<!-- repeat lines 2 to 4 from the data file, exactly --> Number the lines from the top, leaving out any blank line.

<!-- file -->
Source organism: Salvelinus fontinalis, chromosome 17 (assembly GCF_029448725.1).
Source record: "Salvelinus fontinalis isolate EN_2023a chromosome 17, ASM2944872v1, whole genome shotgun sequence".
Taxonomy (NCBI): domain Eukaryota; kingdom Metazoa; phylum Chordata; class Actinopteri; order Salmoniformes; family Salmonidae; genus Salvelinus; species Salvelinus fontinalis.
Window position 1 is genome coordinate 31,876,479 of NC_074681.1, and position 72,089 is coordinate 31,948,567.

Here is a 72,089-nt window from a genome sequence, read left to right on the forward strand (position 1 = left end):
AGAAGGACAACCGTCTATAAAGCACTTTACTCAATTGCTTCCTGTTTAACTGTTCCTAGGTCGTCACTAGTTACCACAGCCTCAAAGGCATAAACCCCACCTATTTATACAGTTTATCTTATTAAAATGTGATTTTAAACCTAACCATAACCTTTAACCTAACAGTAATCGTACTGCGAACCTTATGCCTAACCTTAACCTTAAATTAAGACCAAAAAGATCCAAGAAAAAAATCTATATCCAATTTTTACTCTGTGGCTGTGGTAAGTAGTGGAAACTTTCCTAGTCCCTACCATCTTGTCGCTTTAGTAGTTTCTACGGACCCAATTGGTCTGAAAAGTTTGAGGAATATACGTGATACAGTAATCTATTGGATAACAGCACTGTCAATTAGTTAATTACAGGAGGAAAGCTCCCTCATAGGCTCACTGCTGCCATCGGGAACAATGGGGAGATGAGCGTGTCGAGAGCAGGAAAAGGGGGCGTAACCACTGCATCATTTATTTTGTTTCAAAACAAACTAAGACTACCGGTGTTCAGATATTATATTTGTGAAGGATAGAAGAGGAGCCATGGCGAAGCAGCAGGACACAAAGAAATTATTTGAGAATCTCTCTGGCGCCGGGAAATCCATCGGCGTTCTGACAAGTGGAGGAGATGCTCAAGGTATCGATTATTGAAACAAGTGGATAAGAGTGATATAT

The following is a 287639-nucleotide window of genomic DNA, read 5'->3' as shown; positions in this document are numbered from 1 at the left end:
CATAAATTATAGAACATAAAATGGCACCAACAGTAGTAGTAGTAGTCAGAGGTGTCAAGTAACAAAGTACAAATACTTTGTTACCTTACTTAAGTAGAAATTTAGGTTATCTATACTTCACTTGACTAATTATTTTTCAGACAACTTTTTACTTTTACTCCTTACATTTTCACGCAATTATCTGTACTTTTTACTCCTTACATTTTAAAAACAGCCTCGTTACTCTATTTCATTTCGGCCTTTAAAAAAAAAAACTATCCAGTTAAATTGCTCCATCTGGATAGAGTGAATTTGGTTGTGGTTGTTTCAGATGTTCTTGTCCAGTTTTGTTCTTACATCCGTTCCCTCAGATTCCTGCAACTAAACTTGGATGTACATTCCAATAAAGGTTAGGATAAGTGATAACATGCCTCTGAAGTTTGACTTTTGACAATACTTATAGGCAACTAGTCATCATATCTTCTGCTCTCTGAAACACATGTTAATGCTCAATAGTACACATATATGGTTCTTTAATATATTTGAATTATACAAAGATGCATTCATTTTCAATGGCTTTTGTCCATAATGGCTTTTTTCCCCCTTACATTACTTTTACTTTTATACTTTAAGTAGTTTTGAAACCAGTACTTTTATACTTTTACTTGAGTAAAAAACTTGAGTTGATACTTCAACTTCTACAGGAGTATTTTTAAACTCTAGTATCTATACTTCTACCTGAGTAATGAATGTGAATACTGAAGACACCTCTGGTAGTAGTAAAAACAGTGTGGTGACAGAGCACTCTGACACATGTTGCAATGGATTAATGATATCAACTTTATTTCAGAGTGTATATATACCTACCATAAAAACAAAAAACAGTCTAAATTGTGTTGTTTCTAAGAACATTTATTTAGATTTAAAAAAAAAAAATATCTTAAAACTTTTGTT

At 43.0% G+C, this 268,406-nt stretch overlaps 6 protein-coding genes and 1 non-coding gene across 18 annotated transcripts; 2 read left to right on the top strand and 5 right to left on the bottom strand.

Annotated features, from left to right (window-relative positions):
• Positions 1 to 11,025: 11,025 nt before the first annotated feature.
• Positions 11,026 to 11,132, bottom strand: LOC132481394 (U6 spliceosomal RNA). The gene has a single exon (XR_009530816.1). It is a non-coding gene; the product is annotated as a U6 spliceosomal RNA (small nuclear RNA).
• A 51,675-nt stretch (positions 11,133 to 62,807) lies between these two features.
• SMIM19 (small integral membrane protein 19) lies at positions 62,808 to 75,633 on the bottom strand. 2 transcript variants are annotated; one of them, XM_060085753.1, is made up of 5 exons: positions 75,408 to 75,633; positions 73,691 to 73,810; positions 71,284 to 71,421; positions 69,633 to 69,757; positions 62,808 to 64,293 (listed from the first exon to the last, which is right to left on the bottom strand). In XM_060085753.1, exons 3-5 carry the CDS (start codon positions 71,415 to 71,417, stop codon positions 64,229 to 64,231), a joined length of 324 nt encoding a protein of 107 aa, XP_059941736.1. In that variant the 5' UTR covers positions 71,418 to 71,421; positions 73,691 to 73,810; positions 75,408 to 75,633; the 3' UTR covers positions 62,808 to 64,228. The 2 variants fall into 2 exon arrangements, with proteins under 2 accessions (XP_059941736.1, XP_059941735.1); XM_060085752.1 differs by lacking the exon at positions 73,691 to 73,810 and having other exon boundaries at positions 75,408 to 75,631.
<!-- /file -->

Source record: "Salvelinus fontinalis isolate EN_2023a chromosome 17, ASM2944872v1, whole genome shotgun sequence".
Taxonomy (NCBI): domain Eukaryota; kingdom Metazoa; phylum Chordata; class Actinopteri; order Salmoniformes; family Salmonidae; genus Salvelinus; species Salvelinus fontinalis.
Window position 1 is genome coordinate 31,876,479 of NC_074681.1, and position 72,089 is coordinate 31,948,567.